Unicyclist continues to conquer
After more than 27 miles and some 7,500 feet of climbing, the unicyclist couldn’t pedal anymore. The finish line was only 500 meters off in the distance, but it might as well have been 500 miles away.
Mount Evans had won. Mike Tierney had lost. For nearly four hours on July 22, the nation’s highest paved road had yielded to the will of the 47-year-old local as he strained atop his solitary 36-inch wheel. But when it mattered most, the mountain refused to roll over.
His right quad and hamstring frozen from cramps, Tierney hopped off his bike, hobbled to the side of the road, and sat on a rock to stretch and meditate.
“I don’t know, I just believe in that stuff,” said Tierney, a part-time Aspen Highlands ski patroller and president of Aspen Solar Inc. “I just do it from time to time to gain energy. I’m a spiritual person.”
After about three minutes, Tierney sensed something and opened his eyes. He found himself in a staring match with an idle mountain goat. The pair’s eyes remained locked for a few seconds, before Tierney, suddenly re-energized, jumped on his bike and began to pedal.
“[The mountain goat] was a sure sign to me that everything was going to be all right,” wrote Tierney, a human mountain goat himself, in a blog detailing his ride. “Sure enough, the cramp was gone and I was ready to cross that finish line on my unicycle.”
A few minutes later, with tears of joy streaming down his face, he did cross that line, to raucous cheers from the riders already on top of the mountain. He was among an elite class of 950 to complete this year’s Bob Cook Memorial race, a near-annual event since 1962.
Yet his ride was different from all the rides that cyclists have made up the peak since the first running of the race. Tierney was the first man ever to ever attempt ” and complete ” the race on one wheel.
“It’s the toughest hill climb I’ve ever done,” said Tierney, who set the unicycle record last August at the Mount Washington Hill Climb in New Hampshire — the steepest organized road race in the United States.
“Because of the elevation, and because it’s so long, even though the road does flatten out in parts, you don’t really get to recover ever,” he said. “The higher you get, the harder it is. Near the top, there is half as much oxygen as there was at the start.”
There are profound differences between the roads up Mount Evans and Mount Washington, Tierney said.
The paved track in New Hampshire has an average gradient of 12 degrees and includes stretches with 18-percent grades ” unmatched anywhere else in the country. But from start to finish, the road is only 7.6 miles long and ascends to a peak that is only 6,288 feet.
The road for the Mount Evans Hill Climb is a 28-mile grind that sets out from an elevation of 6,500 feet ” 300 feet higher than the summit of Mount Washington.
“It’s epic by any standard,” Tierney said. “[The Mount Evans Hill Climb] is a race that draws a certain breed of bike racer. It’s not everybody you see that rides down the road who will do a climb like this. We’re some pretty sick individuals.”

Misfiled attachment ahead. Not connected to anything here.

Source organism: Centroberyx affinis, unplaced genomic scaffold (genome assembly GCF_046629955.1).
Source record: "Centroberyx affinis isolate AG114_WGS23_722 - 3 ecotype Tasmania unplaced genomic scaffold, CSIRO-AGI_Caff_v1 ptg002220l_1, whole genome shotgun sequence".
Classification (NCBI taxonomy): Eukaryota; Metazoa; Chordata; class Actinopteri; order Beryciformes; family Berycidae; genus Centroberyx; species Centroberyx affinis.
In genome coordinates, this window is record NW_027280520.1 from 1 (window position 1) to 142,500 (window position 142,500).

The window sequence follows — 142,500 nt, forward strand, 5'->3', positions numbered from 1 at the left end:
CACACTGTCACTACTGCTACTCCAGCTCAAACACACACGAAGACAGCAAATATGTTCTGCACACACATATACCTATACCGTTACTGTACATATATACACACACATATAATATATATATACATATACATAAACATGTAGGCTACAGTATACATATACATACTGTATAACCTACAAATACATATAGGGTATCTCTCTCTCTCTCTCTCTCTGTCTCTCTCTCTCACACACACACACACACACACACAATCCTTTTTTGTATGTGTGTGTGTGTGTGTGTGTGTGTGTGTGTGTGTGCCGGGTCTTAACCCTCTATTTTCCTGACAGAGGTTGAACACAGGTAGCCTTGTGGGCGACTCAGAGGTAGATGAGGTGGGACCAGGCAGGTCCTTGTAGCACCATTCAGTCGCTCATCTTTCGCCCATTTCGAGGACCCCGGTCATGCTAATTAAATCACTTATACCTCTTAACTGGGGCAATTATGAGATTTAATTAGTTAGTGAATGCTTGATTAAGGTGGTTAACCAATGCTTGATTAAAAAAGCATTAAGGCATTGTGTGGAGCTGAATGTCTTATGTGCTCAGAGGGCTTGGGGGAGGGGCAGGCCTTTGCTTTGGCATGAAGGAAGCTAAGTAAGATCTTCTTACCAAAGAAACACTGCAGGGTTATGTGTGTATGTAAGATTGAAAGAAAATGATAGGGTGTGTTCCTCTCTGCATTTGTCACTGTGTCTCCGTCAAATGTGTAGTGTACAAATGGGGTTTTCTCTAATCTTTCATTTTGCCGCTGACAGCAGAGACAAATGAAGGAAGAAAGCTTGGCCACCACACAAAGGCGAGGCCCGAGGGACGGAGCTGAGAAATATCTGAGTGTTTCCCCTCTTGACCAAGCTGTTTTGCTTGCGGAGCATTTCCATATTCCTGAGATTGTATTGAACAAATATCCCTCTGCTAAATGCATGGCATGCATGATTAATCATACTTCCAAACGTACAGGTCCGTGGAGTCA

Tierney thought he was going to have his sanity questioned by race organizers before the starting gun even went off. He said two officials approached him with unflattering looks on their faces, only to tell him to move his race number to a more visible spot on his bike.
He was allowed to start, but other than himself, Tierney said no one really expected him to finish. Everyone was cheering for him, sure. But a guy on a unicycle conquering Mount Evans?
The mountain chews up its fair share of two-wheeled cyclists every year, including more than 200 last month.
As he continued to tick off the miles, however, Tierney said his confidence grew with each pedal stroke. Nine miles, the first view of the summit. Then 13 miles, marked by the sight of Echo Lake.
Then, at mile marker 22, the first view of the observatory at the top of the mountain. From there, just 15 more switchbacks to go, including a fated meeting with a wild animal near the very last one.
“It’s a massive amount of energy that you get from other people,” Tierney said. “When you get mutual respect from the best bike racers in the state, and Colorado has a lot of the best in the world living right here, it’s empowering.
“I’d say I got comments from at least 90 percent of the riders as they passed me or I passed them. They’d say … ‘You’re the boss, you’re on top of the world.’ I just couldn’t help but give that respect back. I was like, ‘Hey, man, you’re up here doing great, too.’
“Keep it going, you know,” he said. “It’s just really, really mutual. I know I probably energized a lot of people.”
What’s next for Tierney? He said his work with Aspen Solar has kept him so busy this summer that he doesn’t plan to head back to Mount Washington later this month.
His busy schedule also forced him to cancel a trip to the southwest corner of the state, where he hoped to ride over Wolf Creek Pass, Slumgullion Pass and Spring Creek Pass.
There’s still next summer, however, and Tierney already has his eye on some more “epic” hill climbs.
“I’d like to do this race in Arizona,” he said. “I’d also like to do some of the hill climbs that are in the Giro d’Italia and the Tour de France. … I’m not a young guy anymore, but I’ve still got a lot of energy. There’s still so many hills I want to climb.”
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